~from Katie Haggstrom

Last spring, CSU’s Center for Literary Publishing (CLP) released a collection of nonfiction essays titled Beautiful Flesh: A Body of Essays, edited by CLP Director Stephanie G’Schwind. As G’Schwind explains in her introduction, “With an oblique nod to Victor Frankenstein, I decided to build a body. Out of essays.” The title is drawn from Wendy Call’s essay “Beautiful Flesh,” a meditation on the pancreas: “gorgeously ugly, hideously beautiful: crimson globes embedded in a pinkish-tan oval, all nestled on a bed of cabbage-olive green, spun through with gossamer gold.”

These twenty essays move the reader through our bodies, working together to “build a multi-gender, multi-ethnic body out of memoir, personal essays, and lyric essays, each concerning a different part of the human anatomy: hair, brain, sinuses, eyes, nose, ears, teeth, spine, lungs, heart, blood, bones, hands, skin, pancreas, belly, ovaries, vas deferens, knees, and feet.”

Two essays, “Mos Teutonicus” by Matthew Ferrence and “Shock to the Heart, Or: A Primer on the Practical Applications of Electricity” by Katherine E. Standefer, were first published in earlier issues of Colorado Review. These stories sparked inspiration for the resulting collection, working to analyze the body not as a whole but as each of its specific parts.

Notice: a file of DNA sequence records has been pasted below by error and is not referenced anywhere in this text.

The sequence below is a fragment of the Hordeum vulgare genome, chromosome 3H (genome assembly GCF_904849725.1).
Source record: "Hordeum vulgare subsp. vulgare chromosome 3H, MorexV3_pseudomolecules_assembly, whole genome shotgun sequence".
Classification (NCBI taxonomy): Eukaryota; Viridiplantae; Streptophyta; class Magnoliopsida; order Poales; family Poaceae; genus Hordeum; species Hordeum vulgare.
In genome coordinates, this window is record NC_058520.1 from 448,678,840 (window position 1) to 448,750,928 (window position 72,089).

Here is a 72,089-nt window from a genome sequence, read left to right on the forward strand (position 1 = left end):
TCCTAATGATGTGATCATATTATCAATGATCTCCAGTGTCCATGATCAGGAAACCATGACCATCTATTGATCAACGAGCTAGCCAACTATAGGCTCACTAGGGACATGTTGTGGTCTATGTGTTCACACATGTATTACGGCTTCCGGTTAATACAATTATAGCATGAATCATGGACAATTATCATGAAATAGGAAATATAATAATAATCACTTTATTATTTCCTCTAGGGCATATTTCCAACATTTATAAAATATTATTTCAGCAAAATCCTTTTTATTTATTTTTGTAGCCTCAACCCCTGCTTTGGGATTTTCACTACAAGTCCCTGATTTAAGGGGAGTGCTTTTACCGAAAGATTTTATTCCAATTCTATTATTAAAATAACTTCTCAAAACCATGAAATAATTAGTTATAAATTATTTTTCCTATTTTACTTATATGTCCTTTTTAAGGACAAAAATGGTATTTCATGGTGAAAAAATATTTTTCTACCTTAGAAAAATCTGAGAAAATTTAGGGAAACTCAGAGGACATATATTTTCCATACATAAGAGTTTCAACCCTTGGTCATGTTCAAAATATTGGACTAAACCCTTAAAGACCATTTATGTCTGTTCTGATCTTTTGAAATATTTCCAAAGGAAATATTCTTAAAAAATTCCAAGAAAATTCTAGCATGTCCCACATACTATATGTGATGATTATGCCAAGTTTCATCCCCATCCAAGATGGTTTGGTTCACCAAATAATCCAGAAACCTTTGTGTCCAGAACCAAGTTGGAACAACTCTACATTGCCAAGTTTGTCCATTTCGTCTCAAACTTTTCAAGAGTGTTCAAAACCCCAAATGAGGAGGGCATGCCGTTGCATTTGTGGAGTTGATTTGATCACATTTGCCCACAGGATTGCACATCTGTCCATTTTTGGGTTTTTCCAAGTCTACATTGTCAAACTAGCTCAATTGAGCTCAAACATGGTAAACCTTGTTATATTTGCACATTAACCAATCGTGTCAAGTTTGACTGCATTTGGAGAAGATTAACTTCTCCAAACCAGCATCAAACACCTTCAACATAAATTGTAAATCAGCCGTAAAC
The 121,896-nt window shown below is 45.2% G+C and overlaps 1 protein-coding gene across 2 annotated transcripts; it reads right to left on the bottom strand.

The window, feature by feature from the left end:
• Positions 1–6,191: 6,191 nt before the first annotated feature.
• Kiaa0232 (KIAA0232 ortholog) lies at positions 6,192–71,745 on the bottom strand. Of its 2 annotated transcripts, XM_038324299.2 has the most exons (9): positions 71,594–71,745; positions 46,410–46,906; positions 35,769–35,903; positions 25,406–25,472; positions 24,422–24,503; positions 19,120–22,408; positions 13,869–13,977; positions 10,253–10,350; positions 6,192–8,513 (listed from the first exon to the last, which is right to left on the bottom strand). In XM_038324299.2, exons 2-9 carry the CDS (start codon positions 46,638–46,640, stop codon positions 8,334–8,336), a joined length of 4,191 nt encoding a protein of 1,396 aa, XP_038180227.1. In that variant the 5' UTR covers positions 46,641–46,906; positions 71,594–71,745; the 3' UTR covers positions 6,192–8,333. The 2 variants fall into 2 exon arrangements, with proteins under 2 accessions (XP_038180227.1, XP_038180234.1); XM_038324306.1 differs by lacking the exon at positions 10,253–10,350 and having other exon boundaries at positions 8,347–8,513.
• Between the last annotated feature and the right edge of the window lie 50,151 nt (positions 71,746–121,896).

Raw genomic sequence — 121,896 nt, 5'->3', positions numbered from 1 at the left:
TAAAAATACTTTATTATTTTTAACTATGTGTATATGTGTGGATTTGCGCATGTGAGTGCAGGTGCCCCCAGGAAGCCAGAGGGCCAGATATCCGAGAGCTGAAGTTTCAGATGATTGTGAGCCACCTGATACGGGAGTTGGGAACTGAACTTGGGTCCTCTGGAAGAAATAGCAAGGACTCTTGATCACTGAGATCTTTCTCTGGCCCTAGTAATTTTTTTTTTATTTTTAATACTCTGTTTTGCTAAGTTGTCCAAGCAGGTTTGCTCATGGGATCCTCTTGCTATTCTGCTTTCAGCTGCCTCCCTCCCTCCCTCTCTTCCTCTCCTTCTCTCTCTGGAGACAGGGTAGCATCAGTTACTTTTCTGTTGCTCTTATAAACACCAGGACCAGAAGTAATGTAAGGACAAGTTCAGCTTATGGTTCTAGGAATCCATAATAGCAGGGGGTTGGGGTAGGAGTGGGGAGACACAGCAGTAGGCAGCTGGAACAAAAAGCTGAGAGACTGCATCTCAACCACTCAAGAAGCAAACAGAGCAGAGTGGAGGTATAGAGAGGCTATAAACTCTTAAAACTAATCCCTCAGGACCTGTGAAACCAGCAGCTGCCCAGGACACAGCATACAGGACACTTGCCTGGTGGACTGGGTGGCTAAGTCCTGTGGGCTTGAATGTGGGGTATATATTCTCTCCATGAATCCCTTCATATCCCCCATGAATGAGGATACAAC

“Mos Teutonicus,” the title of Ferrence’s essay, references the medieval practice of boiling flesh from bone. Ferrence moves through his memories of bones, like the image of the deer carcass he found behind his house and breaking his arm as a child. These images of bone, something that can be set in place and heal, are contrasted with the discovery of his son’s cerebral palsy, something that cannot be fixed.

Standefer’s essay “Shock to the Heart” explores electricity, building from an experience where it was sent to her heart, and how that electricity alters and interacts with the body.

While some of these essays revolve around overcoming the body, themes of beauty and astonishment emerge and these experiences become beautiful in their own way.

“Field Note” by Vicki Weiqi Yang walks us through her hair loss during a time she only refers to as the “brain thing.” Peggy Shinner’s “Elective” has her 60-year-old-self reflect on the nose job she got when she was sixteen. There is no regret and Shinner is proud of her new nose, but that surgery has altered her perception of noses. The hair and the nose now become another piece of the body constructed through Beautiful Flesh.

The included essays are extremely raw and vulnerable. Each writer unabashedly shares their story, and through these testimonies we reflect on how pieces of the body can work both independently and together.

The collection is available through the CLP’s website.